What was true back then, Is still true now

Roads and motorcycles are a lot different from those in past years. But the need for proper maintenance and ride preparation is just as important as ever, especially before a long trip. The quality of the time spent on the road often depends on what we do in the garage.


Check-it Twice

Before riding your motorcycle, do a general inspection of the entire bike to be sure it's in safe riding condition. We recommend you walk all the way around your motorcycle, not just the side you mount the vehicle.

  1. You can start by checking the oil and filter and inspect other fluid levels. If you do it yourself, don't ignore the maintenance schedule. And make sure the used oil is properly disposed of. It should be sealed in an approved container and taken to a legitimate oil disposal facility. Most of the time, this can be done at no cost to you.

  2. Next, you'll want to check the levers and controls to be sure they operate properly. On your list of controls to inspect should be the front and rear brakes, throttle, clutch, and shifter levers. You should also examine the steering for smoothness by turning the handlebars through the full range of operation.

  3. Check tire pressure often, daily when you are on a long trip, and always using a gauge that is accurate. Consult your owners' manual for correct tire pressure and load rating. Air pressure can change with air temperature. While you're in that area, inspect the tires. Replace them if there's less than 50 percent of the tread left, or if there's any noticeable cracks, cuts, or signs of distress. Tires should be changed. They are expertly trained to replace tires and to inspect your wheels.

  4. Check for any fuel, oil, or hydraulic fluid leaks. Give the cases and lines a once over to make sure there are no leaks or damage. If any lines look cracked or worn, it would be a good idea to have them replaced. For high-mileage bikes, inspect the drive belt, sprockets, and brakes. For older bikes, check the chain. Make sure it is properly lubed and free of debris.

  5. Before riding, sit on your bike and take a look in the mirrors to be sure they're adjusted properly. Even if you don't think you've moved the mirrors, do a quick check just to be sure. Adjusting them while the vehicle is moving is very dangerous.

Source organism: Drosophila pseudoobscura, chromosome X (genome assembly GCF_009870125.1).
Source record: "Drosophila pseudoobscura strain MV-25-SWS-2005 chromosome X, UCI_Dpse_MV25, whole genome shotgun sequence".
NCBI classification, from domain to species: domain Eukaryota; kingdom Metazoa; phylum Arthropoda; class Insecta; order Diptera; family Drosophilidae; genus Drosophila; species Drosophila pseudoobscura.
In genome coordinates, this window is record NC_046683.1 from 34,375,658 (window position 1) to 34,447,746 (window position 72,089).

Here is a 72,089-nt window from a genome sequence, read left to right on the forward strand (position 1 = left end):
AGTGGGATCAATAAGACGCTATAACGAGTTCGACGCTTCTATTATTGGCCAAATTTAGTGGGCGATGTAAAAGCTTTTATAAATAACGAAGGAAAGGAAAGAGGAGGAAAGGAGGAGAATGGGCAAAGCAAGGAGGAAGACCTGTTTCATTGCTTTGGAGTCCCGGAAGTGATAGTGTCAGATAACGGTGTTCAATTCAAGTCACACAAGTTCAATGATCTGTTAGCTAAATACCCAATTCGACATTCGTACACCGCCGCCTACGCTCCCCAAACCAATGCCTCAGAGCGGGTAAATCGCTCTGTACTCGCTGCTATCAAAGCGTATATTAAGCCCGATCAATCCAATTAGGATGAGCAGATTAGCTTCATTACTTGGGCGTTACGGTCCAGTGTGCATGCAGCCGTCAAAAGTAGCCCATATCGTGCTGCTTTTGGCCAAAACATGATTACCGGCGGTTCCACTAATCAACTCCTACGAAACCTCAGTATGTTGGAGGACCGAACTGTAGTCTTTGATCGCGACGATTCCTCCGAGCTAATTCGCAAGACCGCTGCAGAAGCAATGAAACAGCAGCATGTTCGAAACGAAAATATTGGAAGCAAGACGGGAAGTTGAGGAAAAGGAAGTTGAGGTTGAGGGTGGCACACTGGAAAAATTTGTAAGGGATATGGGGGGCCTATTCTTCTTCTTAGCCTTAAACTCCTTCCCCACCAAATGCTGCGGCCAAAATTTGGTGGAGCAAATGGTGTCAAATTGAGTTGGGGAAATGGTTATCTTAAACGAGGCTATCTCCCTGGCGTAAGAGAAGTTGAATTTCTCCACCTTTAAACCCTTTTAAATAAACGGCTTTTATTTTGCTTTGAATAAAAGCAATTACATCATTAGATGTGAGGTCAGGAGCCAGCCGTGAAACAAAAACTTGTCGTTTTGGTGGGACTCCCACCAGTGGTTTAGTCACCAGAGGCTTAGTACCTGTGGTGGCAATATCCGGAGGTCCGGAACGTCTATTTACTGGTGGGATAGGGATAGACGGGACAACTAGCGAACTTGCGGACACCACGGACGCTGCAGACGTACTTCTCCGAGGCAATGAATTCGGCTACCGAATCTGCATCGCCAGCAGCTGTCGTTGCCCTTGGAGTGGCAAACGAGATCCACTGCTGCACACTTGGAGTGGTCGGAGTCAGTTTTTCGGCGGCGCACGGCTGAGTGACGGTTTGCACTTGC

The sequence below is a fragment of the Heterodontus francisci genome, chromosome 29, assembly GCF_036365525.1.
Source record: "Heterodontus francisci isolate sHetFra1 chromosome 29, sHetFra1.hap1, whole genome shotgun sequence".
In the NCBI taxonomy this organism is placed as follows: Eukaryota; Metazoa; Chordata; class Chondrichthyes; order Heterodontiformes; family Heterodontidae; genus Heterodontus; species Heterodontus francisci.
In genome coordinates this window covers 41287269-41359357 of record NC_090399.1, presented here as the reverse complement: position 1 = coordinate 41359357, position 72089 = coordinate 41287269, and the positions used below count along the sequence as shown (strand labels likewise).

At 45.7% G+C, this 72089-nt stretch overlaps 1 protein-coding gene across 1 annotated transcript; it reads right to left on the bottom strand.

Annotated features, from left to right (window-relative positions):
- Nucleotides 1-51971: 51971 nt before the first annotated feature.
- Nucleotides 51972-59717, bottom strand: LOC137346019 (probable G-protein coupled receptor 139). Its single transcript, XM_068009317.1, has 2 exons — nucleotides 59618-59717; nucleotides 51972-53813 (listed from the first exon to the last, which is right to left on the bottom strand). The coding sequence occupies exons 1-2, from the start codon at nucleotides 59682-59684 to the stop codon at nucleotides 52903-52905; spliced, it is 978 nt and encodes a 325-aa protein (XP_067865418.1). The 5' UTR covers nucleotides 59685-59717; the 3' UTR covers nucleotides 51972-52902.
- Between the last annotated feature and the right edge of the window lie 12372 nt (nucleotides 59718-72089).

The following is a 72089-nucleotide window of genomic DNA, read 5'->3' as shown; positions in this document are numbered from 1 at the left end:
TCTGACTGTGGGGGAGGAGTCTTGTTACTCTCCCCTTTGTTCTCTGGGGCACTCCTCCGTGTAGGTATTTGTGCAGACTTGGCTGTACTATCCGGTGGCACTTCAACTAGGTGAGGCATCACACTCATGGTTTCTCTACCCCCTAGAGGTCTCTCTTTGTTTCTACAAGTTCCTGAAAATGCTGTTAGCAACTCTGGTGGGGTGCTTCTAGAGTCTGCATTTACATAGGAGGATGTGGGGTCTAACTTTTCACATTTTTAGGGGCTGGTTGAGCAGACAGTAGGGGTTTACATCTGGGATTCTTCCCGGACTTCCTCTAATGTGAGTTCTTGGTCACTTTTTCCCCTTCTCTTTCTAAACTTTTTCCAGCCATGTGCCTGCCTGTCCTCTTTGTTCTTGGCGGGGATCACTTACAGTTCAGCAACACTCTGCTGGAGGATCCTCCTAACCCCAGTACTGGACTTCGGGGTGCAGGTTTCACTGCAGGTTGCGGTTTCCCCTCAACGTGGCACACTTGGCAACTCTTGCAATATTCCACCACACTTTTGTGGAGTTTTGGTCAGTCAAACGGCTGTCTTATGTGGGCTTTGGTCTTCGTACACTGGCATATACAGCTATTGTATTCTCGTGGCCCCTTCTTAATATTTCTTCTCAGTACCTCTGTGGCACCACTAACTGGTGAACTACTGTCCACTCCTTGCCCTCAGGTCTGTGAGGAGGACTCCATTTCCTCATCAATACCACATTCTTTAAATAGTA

6. Check your headlights, directionals, tail light, and brake light every time you ride. Not only do they help you see where you're going, but they help others see you! If a light is out, it is easy to replace yourself. Consult your owners' manual and/or service manual for correct type and removal. If replacing a headlight, be certain the beam is focused properly. Also, make sure there are no cracks in the protective coverings over the lights.

  7. Newer batteries, even though not filled with water, still need to be checked for their ability to hold a charge. Stop by if you do not have the proper equipment to perform this check.

  8. The Harley-Davidson® Extended Service Plan™ prevents a breakdown from ruining your trip. If you ever get stranded on the road, you'll be reimbursed for out-of-pocket expenses* you pay while covered repairs are being made to your bike, including car rental costs and pick-up charges. Plus, if you're ever stuck overnight, your Harley-Davidson®Extended Service Plan™ will even pick up the tab for your hotel and meals.  *Contact us for complete details.

Eat Right on the Road 

Posted on By first MFG co

Some people commute to work on a bike, and some people just ride around town for fun. But there’s a large group of riders that spend hours, days, and weeks on the open road with the wind in their face.

For those riders, it’s important to eat the right food while traveling. You need to be able to sustain a long day on the road while being attentive to what could happen around the next corner. The most important thing to put in your body is water. Staying hydrated will keep your muscles from locking up while in the seated position for hours at a time. It’s also important to have a little bit of caffeine, but not too much. Being over caffeinated can cause your muscles to tense up and make you anxious, two things that can lead to fatigue while riding.

It’s important to eat lean proteins for energy if your diet allows, and to consume natural sugars. Potassium is another must have while traveling all day on the road. Potassium interacts with the electrical signals from your muscles to the brain, this keeps you from getting cramps and weak muscles. Most importantly, your heart needs potassium to function properly. (Best source of potassium while traveling = banana, grapefruit, avocado, orange)  MORE